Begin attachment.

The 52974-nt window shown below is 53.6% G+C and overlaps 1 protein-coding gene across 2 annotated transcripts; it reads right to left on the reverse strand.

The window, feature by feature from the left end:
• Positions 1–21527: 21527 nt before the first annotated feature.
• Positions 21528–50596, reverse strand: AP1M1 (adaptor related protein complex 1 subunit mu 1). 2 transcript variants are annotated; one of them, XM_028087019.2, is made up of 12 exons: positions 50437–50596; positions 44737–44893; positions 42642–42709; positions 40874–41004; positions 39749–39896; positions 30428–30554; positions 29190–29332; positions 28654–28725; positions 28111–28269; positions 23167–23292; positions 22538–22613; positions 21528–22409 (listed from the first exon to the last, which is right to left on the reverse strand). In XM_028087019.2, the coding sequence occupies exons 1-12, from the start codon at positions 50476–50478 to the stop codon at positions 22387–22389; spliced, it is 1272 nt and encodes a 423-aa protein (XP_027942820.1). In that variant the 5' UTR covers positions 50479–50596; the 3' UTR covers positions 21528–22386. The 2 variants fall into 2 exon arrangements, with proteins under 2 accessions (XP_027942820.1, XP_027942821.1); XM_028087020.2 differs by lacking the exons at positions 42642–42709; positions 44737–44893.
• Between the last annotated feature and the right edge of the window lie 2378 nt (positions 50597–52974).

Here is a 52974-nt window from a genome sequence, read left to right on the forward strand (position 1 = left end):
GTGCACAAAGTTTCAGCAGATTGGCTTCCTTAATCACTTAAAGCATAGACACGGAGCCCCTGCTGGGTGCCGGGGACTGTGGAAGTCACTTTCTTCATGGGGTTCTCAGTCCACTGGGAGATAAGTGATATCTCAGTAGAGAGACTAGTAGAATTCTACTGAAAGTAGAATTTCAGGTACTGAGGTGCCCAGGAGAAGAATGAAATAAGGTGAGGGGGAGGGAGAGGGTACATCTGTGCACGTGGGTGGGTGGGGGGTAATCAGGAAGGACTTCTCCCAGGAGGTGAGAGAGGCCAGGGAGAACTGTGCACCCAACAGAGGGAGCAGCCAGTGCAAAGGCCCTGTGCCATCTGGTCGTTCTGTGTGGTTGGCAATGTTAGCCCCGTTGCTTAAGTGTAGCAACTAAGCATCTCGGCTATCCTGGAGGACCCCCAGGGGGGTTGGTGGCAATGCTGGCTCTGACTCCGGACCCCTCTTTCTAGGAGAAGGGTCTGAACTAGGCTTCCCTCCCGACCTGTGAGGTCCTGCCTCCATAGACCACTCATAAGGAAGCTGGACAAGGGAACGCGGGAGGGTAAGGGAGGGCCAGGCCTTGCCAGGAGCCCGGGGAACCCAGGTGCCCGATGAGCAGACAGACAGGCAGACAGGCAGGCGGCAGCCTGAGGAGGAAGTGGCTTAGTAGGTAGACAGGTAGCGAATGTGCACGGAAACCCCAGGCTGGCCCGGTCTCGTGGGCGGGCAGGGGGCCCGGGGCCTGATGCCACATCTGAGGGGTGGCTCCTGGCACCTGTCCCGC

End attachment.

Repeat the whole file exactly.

The 52974-nt window shown below is 53.6% G+C and overlaps 1 protein-coding gene across 2 annotated transcripts; it reads right to left on the reverse strand.

The window, feature by feature from the left end:
• Positions 1–21527: 21527 nt before the first annotated feature.
• Positions 21528–50596, reverse strand: AP1M1 (adaptor related protein complex 1 subunit mu 1). 2 transcript variants are annotated; one of them, XM_028087019.2, is made up of 12 exons: positions 50437–50596; positions 44737–44893; positions 42642–42709; positions 40874–41004; positions 39749–39896; positions 30428–30554; positions 29190–29332; positions 28654–28725; positions 28111–28269; positions 23167–23292; positions 22538–22613; positions 21528–22409 (listed from the first exon to the last, which is right to left on the reverse strand). In XM_028087019.2, the coding sequence occupies exons 1-12, from the start codon at positions 50476–50478 to the stop codon at positions 22387–22389; spliced, it is 1272 nt and encodes a 423-aa protein (XP_027942820.1). In that variant the 5' UTR covers positions 50479–50596; the 3' UTR covers positions 21528–22386. The 2 variants fall into 2 exon arrangements, with proteins under 2 accessions (XP_027942820.1, XP_027942821.1); XM_028087020.2 differs by lacking the exons at positions 42642–42709; positions 44737–44893.
• Between the last annotated feature and the right edge of the window lie 2378 nt (positions 50597–52974).

Here is a 52974-nt window from a genome sequence, read left to right on the forward strand (position 1 = left end):
GTGCACAAAGTTTCAGCAGATTGGCTTCCTTAATCACTTAAAGCATAGACACGGAGCCCCTGCTGGGTGCCGGGGACTGTGGAAGTCACTTTCTTCATGGGGTTCTCAGTCCACTGGGAGATAAGTGATATCTCAGTAGAGAGACTAGTAGAATTCTACTGAAAGTAGAATTTCAGGTACTGAGGTGCCCAGGAGAAGAATGAAATAAGGTGAGGGGGAGGGAGAGGGTACATCTGTGCACGTGGGTGGGTGGGGGGTAATCAGGAAGGACTTCTCCCAGGAGGTGAGAGAGGCCAGGGAGAACTGTGCACCCAACAGAGGGAGCAGCCAGTGCAAAGGCCCTGTGCCATCTGGTCGTTCTGTGTGGTTGGCAATGTTAGCCCCGTTGCTTAAGTGTAGCAACTAAGCATCTCGGCTATCCTGGAGGACCCCCAGGGGGGTTGGTGGCAATGCTGGCTCTGACTCCGGACCCCTCTTTCTAGGAGAAGGGTCTGAACTAGGCTTCCCTCCCGACCTGTGAGGTCCTGCCTCCATAGACCACTCATAAGGAAGCTGGACAAGGGAACGCGGGAGGGTAAGGGAGGGCCAGGCCTTGCCAGGAGCCCGGGGAACCCAGGTGCCCGATGAGCAGACAGACAGGCAGACAGGCAGGCGGCAGCCTGAGGAGGAAGTGGCTTAGTAGGTAGACAGGTAGCGAATGTGCACGGAAACCCCAGGCTGGCCCGGTCTCGTGGGCGGGCAGGGGGCCCGGGGCCTGATGCCACATCTGAGGGGTGGCTCCTGGCACCTGTCCCGC